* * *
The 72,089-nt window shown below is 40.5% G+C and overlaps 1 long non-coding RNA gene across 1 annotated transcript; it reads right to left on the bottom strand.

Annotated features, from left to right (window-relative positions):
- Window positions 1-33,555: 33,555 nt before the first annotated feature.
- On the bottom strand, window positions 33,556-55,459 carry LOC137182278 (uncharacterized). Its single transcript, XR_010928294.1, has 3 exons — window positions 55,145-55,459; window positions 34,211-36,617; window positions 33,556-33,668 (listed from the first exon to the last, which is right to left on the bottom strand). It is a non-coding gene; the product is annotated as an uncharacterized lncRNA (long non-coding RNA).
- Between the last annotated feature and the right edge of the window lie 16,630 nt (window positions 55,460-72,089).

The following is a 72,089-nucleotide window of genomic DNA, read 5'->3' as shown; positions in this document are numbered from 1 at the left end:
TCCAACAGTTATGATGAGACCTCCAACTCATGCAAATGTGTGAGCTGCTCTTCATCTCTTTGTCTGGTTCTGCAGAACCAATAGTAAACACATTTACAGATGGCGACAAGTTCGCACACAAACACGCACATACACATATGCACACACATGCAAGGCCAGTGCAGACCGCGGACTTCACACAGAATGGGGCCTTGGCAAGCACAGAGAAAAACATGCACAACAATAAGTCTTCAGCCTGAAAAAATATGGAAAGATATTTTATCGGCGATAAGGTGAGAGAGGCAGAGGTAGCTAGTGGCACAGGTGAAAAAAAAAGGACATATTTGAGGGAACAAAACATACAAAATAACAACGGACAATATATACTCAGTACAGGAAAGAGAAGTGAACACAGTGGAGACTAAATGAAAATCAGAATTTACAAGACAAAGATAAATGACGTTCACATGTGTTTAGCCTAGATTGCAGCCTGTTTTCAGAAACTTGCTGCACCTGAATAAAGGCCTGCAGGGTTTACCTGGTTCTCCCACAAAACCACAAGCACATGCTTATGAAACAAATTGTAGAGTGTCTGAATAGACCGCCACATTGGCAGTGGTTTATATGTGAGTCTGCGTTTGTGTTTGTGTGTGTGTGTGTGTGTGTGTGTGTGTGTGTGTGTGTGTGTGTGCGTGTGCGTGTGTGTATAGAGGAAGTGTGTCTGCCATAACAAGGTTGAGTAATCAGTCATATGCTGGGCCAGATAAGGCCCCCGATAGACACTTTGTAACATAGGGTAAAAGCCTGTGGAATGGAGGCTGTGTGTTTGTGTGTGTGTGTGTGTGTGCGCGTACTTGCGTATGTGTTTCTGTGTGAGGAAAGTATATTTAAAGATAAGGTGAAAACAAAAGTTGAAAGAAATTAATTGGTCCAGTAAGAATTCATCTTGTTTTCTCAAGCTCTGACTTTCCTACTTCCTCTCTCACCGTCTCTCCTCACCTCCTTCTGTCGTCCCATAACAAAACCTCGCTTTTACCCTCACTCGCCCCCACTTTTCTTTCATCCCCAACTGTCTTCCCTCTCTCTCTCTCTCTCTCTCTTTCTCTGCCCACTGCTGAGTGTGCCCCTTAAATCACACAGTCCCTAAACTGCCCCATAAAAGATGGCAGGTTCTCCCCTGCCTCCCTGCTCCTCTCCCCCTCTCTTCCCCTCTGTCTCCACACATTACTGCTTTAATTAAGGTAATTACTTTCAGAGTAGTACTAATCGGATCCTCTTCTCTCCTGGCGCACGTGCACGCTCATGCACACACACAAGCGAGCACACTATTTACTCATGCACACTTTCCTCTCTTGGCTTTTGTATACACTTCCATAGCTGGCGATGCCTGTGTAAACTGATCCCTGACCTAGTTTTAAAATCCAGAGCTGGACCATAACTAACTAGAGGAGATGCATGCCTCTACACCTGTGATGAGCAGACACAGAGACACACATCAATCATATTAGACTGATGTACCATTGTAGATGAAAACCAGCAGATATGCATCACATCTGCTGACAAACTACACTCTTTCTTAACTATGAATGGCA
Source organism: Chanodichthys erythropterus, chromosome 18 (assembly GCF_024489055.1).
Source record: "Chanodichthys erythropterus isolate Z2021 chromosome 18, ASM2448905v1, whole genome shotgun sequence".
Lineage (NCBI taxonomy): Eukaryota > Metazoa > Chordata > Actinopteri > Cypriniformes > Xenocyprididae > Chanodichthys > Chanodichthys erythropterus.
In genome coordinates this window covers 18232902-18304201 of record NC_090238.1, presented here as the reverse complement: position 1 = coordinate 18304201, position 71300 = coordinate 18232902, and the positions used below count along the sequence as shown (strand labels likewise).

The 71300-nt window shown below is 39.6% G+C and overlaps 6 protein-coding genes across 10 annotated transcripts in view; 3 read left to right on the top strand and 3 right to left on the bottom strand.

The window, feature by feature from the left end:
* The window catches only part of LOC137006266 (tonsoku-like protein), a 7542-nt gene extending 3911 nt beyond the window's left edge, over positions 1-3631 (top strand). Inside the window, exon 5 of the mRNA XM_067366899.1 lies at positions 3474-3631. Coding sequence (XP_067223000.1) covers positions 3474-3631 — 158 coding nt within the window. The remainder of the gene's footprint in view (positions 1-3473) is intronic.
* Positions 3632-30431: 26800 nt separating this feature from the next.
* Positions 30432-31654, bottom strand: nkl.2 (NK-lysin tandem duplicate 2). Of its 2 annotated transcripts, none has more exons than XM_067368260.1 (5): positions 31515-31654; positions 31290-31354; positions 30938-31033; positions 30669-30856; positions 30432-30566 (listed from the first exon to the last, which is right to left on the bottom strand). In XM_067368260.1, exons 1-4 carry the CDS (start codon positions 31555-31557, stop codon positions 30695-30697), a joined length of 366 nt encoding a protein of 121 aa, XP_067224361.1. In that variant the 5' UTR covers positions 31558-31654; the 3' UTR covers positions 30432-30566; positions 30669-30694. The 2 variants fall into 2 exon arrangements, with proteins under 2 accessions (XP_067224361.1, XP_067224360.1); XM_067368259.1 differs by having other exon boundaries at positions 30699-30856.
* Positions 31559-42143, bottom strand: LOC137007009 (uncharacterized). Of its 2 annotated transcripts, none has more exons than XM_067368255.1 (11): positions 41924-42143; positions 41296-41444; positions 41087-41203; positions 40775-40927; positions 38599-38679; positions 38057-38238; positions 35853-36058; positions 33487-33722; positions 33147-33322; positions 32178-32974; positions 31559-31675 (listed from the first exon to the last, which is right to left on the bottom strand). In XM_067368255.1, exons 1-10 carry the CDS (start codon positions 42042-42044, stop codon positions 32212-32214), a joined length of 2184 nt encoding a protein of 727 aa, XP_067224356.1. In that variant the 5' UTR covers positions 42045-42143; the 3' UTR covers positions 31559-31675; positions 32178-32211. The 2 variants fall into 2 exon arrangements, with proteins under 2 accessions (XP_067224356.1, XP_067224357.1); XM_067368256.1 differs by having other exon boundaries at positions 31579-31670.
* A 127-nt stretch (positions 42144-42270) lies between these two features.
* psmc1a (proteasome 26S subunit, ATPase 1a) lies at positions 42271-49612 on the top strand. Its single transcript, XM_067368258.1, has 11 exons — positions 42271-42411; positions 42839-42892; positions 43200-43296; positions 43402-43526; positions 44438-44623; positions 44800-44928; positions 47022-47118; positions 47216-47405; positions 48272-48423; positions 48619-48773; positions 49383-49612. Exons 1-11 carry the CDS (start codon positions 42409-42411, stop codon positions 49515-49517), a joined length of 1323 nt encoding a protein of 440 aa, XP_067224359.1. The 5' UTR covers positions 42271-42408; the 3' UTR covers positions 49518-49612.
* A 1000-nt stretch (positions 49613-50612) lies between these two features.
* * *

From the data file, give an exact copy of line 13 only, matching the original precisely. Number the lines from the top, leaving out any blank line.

The window, feature by feature from the left end: